Reynoldsville Water and Sewer Authority makes changes needed to bill property owners, not tenants
At its meeting on May 27, the Reynoldsville Water and Sewer Authority took action on an item that will clear the way to bill property owners instead of tenants for water usage.
At the recommendation of Solicitor Jeff Gordon, the authority approved a motion to change the authority’s rules and regulations that removed tenants as customers in several sections.
In a sample letter that will be revised and sent out at a later date, the second paragraph reads, “Rental property owners, serviced by the ‘Authority,’ must make arrangements with the authority to change accounts into their name, rather than the name of the tenant(s), on or before January 1, 2022.” After some discussion, the authority decided to change the due date to the time of the January 2022 billing, which would be later in the month.
The authority has been discussing this issue for some time due to the difficulty in collecting unpaid bills from tenants. It initially wanted to make the move in the June billing of this year, but Solicitor Gordon advised that the rules and regulations should be changed first. The authority agreed with the later date to give propriety owners time to make the changes.
With planned changes to Environmental Protection Agency (EPA) lead pipe regulations expected in June, Water Authority Systems Manager Robert Crosby said exploratory digging will take place in the borough to determine if some of the piping needs to be replaced. He estimated that 40% of the water lines have at least a portion of lead piping.
If the dig discovers lead, a grant application will be filed with the EPA to replace the lines in that area.
Crosby said that there are very few lead service lines to houses. If that is the case, the authority is responsible to replace the line following an agreement with the homeowner.
The carbon feeder problem that has been the cause of a bad smell and taste in the water continues. Crosby urged the authority to come up with a game plan on what to do about it. The cost of a new one was estimated to be around $60,000.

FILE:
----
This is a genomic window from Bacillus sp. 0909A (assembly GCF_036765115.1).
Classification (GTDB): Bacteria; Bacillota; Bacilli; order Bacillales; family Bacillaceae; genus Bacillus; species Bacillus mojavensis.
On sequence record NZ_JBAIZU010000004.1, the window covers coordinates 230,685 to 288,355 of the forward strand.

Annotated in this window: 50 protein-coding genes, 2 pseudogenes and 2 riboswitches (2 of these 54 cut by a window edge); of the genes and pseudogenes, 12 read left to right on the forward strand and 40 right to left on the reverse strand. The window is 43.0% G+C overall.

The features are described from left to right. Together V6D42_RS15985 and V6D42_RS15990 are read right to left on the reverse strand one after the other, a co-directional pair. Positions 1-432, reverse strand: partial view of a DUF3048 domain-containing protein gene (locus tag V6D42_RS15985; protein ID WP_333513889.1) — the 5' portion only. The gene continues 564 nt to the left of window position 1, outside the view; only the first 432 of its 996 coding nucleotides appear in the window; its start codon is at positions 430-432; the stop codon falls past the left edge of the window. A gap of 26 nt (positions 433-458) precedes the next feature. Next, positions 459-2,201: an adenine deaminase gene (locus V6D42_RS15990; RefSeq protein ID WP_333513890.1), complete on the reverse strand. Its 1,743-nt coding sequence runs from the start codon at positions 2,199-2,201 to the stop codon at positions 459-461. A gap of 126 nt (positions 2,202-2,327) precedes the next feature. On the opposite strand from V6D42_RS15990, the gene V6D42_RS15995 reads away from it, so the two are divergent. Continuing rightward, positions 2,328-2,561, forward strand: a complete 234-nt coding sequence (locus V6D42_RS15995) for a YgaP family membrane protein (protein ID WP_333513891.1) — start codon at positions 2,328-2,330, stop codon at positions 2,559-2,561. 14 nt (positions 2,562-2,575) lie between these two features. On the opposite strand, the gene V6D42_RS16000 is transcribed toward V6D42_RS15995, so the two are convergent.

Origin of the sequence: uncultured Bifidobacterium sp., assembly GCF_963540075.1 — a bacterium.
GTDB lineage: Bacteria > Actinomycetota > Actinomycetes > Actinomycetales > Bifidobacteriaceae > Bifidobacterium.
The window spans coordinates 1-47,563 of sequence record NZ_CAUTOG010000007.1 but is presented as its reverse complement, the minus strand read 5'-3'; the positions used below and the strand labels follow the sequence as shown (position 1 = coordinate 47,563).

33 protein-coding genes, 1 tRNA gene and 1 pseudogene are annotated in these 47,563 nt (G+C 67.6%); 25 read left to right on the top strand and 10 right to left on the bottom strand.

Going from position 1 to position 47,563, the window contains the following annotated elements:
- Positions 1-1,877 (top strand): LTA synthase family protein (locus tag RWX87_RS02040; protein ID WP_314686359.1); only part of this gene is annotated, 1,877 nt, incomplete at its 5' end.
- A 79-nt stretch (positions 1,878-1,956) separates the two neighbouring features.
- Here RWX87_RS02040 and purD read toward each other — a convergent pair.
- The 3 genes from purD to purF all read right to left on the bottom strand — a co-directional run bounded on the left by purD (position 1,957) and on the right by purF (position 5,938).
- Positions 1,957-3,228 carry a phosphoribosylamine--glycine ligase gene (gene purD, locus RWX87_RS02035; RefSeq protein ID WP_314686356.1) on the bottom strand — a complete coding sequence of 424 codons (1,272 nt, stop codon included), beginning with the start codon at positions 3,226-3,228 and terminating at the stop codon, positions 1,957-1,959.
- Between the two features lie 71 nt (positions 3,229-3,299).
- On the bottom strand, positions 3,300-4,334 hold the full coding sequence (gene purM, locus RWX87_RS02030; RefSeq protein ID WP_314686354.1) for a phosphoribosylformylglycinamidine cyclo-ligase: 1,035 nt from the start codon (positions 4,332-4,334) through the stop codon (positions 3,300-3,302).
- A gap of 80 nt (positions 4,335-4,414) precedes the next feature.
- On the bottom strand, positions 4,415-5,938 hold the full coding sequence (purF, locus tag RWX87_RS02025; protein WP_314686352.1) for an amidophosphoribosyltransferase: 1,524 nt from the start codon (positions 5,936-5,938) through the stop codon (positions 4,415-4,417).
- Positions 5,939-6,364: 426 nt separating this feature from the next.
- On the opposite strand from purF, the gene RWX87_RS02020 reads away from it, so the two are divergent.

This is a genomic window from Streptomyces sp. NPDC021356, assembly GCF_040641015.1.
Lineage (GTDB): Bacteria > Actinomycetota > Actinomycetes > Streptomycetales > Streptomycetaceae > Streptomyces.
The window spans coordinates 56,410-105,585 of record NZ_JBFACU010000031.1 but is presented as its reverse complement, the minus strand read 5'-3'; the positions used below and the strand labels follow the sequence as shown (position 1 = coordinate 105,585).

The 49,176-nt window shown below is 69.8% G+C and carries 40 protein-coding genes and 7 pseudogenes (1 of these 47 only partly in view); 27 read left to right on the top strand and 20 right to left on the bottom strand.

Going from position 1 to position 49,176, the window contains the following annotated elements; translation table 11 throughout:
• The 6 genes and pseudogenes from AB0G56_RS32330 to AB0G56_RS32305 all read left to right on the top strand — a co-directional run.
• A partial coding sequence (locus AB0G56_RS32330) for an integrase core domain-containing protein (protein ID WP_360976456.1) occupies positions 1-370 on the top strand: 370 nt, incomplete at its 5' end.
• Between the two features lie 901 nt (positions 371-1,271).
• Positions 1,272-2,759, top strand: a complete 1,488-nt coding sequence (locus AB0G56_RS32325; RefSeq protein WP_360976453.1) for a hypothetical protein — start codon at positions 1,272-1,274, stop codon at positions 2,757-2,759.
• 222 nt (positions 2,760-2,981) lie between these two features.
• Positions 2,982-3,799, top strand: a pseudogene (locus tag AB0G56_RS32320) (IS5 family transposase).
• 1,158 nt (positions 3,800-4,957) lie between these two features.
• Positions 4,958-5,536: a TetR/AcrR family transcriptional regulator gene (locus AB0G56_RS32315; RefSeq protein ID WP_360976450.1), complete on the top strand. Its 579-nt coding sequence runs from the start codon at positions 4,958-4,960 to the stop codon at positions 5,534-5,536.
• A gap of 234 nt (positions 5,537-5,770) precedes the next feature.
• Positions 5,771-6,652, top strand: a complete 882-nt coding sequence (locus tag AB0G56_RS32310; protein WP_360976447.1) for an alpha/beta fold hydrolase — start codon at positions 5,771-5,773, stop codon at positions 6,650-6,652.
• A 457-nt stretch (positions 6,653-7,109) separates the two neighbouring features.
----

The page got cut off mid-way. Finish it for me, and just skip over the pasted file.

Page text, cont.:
Bulk water sales
The authority voted to suspend bulk water sales until further notice. This will give the water authority workers the chance to flush the water lines across the borough.
Problems at the sewage treatment plant are being worked on. The authority approved a motion to have a contractor de-water 150,000 gallons of sludge dating back to May 20. The equipment at the plant that does that process has been malfunctioning and the authority workers have been trying to resolve the issue with manufacturer.
Jim Venture of the engineering firm PVE said, “I think it will get worked out.”
Venture also reported on radiation exposure to workers at the plant. He said an investigation showed there was no danger and that the readings showed less of an exposure than what occurs in some situations in normal life. The investigation will be ongoing.
*In other discussions, the authority was informed that the staff is currently reviewing its cybersecurity in wake of recent cyber attacks on infrastructure nationwide.
*Sewer line replacement will begin in mid-June for a line on Grant Street before paving takes place there.
*A question from a TV reporter about the condition of an authority dam was handled by PVE. Venture said there was nothing wrong with Dam 5, it was just a paperwork issue with the regulatory agency. *The authority was also informed a pre-construction meeting will be held in the near future with the developer of the Dollar General site at the intersection of Route 322 and Prescottville Road. Although the site is in Winslow Township, the authority provides water in that area.